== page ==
Christmas is almost here. It’s a wonderful, almost magical time of the year. We slow down our daily toils, relax, get together with family and friends, play games, eat belt-bulging food, and share laughter wherever we go. We rekindle relationships and remember what life is really about – it’s about love. Yeah, I can hardly wait.
Oh my gosh!!!! Did I say it’s almost Christmas? Relax? Not yet. We’ve got too many things to do. We’ve got to go shopping – now, before the rush of the last-minute-lunatics. We’ve got to get presents for the kids, mom, dad, sisters, brothers, uncles, aunts, nieces, nephews, neighbours, and the boss. Where’s the list? Who are we forgetting? Have you sent out the cards? And what about the turkey – I mean the one we’re going to eat? What else do we need to get? Haven’t you done any baking yet? It’s tradition, you know. Where are the *%&$*^)+!# Christmas lights? How many people are coming here? And what day do we go there? Where’s the ladder? Why didn’t Joe return it – again? When are the Christmas concerts? The car needs to be serviced before then but I don’t have time and we can’t afford it. I’ve got six weeks of work to get done in three weeks. How many Christmas parties do we have to go to this week, and the next? AAAHHHHCCCCHHH!!!!!!
That may be an exaggeration, yet it is the “have-to, must-do, should-go, who’s-fault” state of mind that many of us participate in at this time of year. With all of this pressure and guilt to “get, go, do, and be,” we give away our power of choice. It is no wonder that many people unconsciously create the cold, flu, and other stress-related sicknesses around Christmas time.
I know what it’s like. I used to be a textbook example of Scrooge. I resented Christmas because of all the hassles “it” created in my life. With our mixed-farm, I “had-to” arrange for extra feed and needed supplies because some businesses would be closed for extra days. I “had-to” organize events for organizations that I belonged to. I “had-to” go to Christmas concerts and functions, even though I didn’t want to. I “had to” do year-end bookkeeping. I felt guilty because I wasn’t helping Carol with shopping and Christmas preparations. I felt guilty because I would show up late for family gatherings or leave early to do chores. I felt guilty because we visited one side of the family and not the other. I felt guilty because I “should-do” this or “should-do” that – but didn’t. I felt guilty because we couldn’t afford the presents, activities, and stuff we perceived we “needed.”
Was that a good use of my time, effort, and energy? Was that an accountable way to live? Was that giving and sharing love? “No” was my answer, but I’m a slow learner and it took me a long time to figure this out.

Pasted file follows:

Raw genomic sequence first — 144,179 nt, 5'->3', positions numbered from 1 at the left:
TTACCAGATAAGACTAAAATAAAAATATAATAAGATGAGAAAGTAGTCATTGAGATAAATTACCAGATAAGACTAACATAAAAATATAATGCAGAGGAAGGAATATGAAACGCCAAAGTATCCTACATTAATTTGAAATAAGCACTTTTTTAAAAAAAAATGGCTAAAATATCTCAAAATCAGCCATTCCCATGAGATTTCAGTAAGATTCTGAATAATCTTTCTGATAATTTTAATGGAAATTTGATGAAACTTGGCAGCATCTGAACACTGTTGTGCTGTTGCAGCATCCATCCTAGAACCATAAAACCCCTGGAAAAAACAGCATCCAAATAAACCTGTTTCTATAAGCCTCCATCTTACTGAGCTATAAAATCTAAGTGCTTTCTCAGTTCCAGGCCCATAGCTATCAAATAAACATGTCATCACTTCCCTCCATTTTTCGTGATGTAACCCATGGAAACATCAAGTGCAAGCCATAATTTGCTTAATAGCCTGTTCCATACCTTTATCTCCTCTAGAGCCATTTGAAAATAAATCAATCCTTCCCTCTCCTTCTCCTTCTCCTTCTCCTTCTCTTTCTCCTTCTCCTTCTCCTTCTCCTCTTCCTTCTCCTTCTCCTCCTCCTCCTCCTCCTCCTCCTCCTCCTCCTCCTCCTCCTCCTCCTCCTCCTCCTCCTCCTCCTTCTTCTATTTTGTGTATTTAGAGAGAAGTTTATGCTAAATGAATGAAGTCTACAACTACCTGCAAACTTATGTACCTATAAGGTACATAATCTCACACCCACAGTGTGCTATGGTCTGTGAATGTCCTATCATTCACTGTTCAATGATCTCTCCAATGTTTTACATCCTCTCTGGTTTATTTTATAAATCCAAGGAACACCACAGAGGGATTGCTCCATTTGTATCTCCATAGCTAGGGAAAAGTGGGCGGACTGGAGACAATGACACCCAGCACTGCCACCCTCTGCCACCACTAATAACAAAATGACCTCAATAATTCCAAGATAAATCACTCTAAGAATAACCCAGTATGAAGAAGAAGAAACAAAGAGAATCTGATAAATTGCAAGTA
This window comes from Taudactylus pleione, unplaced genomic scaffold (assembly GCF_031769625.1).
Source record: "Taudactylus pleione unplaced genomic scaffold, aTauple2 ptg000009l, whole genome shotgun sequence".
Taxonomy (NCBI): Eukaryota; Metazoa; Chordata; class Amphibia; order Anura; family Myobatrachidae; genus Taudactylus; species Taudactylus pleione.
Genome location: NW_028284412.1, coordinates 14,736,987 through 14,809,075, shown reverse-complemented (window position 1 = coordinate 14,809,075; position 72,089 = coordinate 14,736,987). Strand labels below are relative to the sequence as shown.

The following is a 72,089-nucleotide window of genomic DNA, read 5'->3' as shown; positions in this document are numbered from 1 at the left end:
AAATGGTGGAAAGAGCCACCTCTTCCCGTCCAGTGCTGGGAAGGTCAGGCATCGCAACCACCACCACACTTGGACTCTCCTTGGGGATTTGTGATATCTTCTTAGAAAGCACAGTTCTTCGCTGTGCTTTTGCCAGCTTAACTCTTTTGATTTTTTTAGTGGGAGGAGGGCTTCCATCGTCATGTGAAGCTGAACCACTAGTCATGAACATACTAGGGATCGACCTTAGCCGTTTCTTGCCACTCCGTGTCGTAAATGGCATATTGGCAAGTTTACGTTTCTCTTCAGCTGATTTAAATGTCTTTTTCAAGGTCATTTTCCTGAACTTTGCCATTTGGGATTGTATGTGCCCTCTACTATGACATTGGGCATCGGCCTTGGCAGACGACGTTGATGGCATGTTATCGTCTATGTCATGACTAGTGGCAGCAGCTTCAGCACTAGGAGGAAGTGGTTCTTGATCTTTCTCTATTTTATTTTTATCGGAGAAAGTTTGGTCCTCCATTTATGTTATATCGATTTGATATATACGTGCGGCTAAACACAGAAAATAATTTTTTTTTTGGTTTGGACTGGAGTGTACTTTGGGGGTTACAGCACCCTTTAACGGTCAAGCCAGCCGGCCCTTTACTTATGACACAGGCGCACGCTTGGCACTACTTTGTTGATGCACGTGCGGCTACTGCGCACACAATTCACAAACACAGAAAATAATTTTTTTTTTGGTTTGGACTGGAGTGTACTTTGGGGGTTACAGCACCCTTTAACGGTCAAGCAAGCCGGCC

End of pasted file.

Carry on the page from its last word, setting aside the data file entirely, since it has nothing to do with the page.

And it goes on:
I learned that I only needed to “think outside my barn” and choose to see, feel, hear, and do things in a different way. I took back my power to choose, and experience the love and joy of the season. Actually, now I savour these feelings everyday of the year.
Whether you participate in a seasonal frenzy or not, I have a challenge for you, if you choose to accept it.
My challenge is to consider and apply the following thoughts. Try them on for size to see if they work for you, talk about them with others, and notice how you feel as you change your perceptions, attitude, and behaviour. Here goes:
– You are the captain of your own ship. You can always choose your thoughts, words, actions, and feelings. Nobody and no situation can “make” you think, act, or feel anything – it’s always your choice. Owning that choice allows for spontaneity and flexibility, and flexibility is personal power.
– Obliterate blame from your life. Blaming others, self, or your environment is a pathetic excuse for not being accountable. Blaming gives away all of your personal power and you enslave yourself to the whims of others. Eradicating blame is simple, although not necessarily easy. It takes conscious effort to choose your thoughts and become a proactive life-long learner – learning from the results of previous choices.
– Perceived expectations are usually false expectations placed upon yourself. Don’t buy-in to these false expectations. Refuse to “should” on yourself or others. Savour the freedom!
– You have 24 hours in every day, year-round. It matters not what you choose to do in that time; what matters is that you feel really good about what you do. Choosing to feel happiness, joy, and love are much more enjoyable than choosing to feel anxiety, guilt, worry, anger, and fear. What’s your choice – right now?
– Material stuff is not necessary as a gift of love. Some of the most reciprocal, valuable, and meaningful gifts are a genuine smile, a hug, a helping hand, or an “I love you.” Rather than a monetary cost, they are an investment that pays huge dividends indefinitely. These gifts are appropriate at any time of the year and never go out of vogue. The extra-large size fits all and is extremely comfortable. These gifts wrap around you like a big, warm, cozy blanket.
– Christmas is exactly the same as any day of the year. Now (this instant) is the perfect time to “be love” – to treat yourself and others in a loving, caring, and respectful way. You don’t need to worry about whether or not other people love you. All you need to do is to love others, unconditionally, no strings attached.
Conscious application of these thoughts allows us to be beacons of light in this world, any time of the year. I am a light of love and you are a light of love. We can let our lights shine, or hide in the darkness of scarcity, blame, stress, and materialism. We can choose to be the kind of person that brightens the room when we enter – or the kind of person that brightens the room when we leave.
I’m consciously striving to apply these thoughts everyday, and my intent is to be a really vibrant light this Christmas. If we’re shining together, how radiant and love-full can we make this world? I’m counting on your help.